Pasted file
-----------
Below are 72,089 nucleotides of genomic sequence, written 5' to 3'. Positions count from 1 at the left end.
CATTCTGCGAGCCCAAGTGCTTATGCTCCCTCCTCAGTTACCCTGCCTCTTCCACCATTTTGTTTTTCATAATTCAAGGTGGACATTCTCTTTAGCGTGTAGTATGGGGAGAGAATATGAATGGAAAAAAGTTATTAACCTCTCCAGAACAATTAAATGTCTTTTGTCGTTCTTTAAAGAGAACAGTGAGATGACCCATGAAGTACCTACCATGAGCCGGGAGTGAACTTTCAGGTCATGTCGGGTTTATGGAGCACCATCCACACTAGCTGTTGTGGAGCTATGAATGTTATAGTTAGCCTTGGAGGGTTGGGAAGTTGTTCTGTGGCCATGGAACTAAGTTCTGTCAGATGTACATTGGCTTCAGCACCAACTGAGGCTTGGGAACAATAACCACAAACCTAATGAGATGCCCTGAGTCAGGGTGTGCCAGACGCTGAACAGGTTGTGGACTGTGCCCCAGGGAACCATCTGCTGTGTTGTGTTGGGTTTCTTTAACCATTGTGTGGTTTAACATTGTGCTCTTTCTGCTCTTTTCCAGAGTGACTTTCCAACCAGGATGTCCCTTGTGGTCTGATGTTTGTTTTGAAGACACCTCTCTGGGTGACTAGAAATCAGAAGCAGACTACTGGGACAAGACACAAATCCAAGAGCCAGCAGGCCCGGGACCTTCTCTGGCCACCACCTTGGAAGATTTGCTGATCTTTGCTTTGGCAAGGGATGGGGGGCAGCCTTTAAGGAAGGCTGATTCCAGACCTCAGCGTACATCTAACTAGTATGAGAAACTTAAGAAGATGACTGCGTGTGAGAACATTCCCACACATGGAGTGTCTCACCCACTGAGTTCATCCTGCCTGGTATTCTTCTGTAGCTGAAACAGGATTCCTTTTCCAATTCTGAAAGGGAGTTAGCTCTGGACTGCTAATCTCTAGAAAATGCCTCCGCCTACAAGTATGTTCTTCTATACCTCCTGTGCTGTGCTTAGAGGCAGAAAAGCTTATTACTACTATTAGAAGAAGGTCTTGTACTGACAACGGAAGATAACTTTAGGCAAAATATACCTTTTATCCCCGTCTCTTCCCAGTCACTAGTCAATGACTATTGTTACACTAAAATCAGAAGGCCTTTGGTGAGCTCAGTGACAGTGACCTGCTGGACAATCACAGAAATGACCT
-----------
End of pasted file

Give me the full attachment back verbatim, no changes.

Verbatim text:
Below are 72,089 nucleotides of genomic sequence, written 5' to 3'. Positions count from 1 at the left end.
CATTCTGCGAGCCCAAGTGCTTATGCTCCCTCCTCAGTTACCCTGCCTCTTCCACCATTTTGTTTTTCATAATTCAAGGTGGACATTCTCTTTAGCGTGTAGTATGGGGAGAGAATATGAATGGAAAAAAGTTATTAACCTCTCCAGAACAATTAAATGTCTTTTGTCGTTCTTTAAAGAGAACAGTGAGATGACCCATGAAGTACCTACCATGAGCCGGGAGTGAACTTTCAGGTCATGTCGGGTTTATGGAGCACCATCCACACTAGCTGTTGTGGAGCTATGAATGTTATAGTTAGCCTTGGAGGGTTGGGAAGTTGTTCTGTGGCCATGGAACTAAGTTCTGTCAGATGTACATTGGCTTCAGCACCAACTGAGGCTTGGGAACAATAACCACAAACCTAATGAGATGCCCTGAGTCAGGGTGTGCCAGACGCTGAACAGGTTGTGGACTGTGCCCCAGGGAACCATCTGCTGTGTTGTGTTGGGTTTCTTTAACCATTGTGTGGTTTAACATTGTGCTCTTTCTGCTCTTTTCCAGAGTGACTTTCCAACCAGGATGTCCCTTGTGGTCTGATGTTTGTTTTGAAGACACCTCTCTGGGTGACTAGAAATCAGAAGCAGACTACTGGGACAAGACACAAATCCAAGAGCCAGCAGGCCCGGGACCTTCTCTGGCCACCACCTTGGAAGATTTGCTGATCTTTGCTTTGGCAAGGGATGGGGGGCAGCCTTTAAGGAAGGCTGATTCCAGACCTCAGCGTACATCTAACTAGTATGAGAAACTTAAGAAGATGACTGCGTGTGAGAACATTCCCACACATGGAGTGTCTCACCCACTGAGTTCATCCTGCCTGGTATTCTTCTGTAGCTGAAACAGGATTCCTTTTCCAATTCTGAAAGGGAGTTAGCTCTGGACTGCTAATCTCTAGAAAATGCCTCCGCCTACAAGTATGTTCTTCTATACCTCCTGTGCTGTGCTTAGAGGCAGAAAAGCTTATTACTACTATTAGAAGAAGGTCTTGTACTGACAACGGAAGATAACTTTAGGCAAAATATACCTTTTATCCCCGTCTCTTCCCAGTCACTAGTCAATGACTATTGTTACACTAAAATCAGAAGGCCTTTGGTGAGCTCAGTGACAGTGACCTGCTGGACAATCACAGAAATGACCT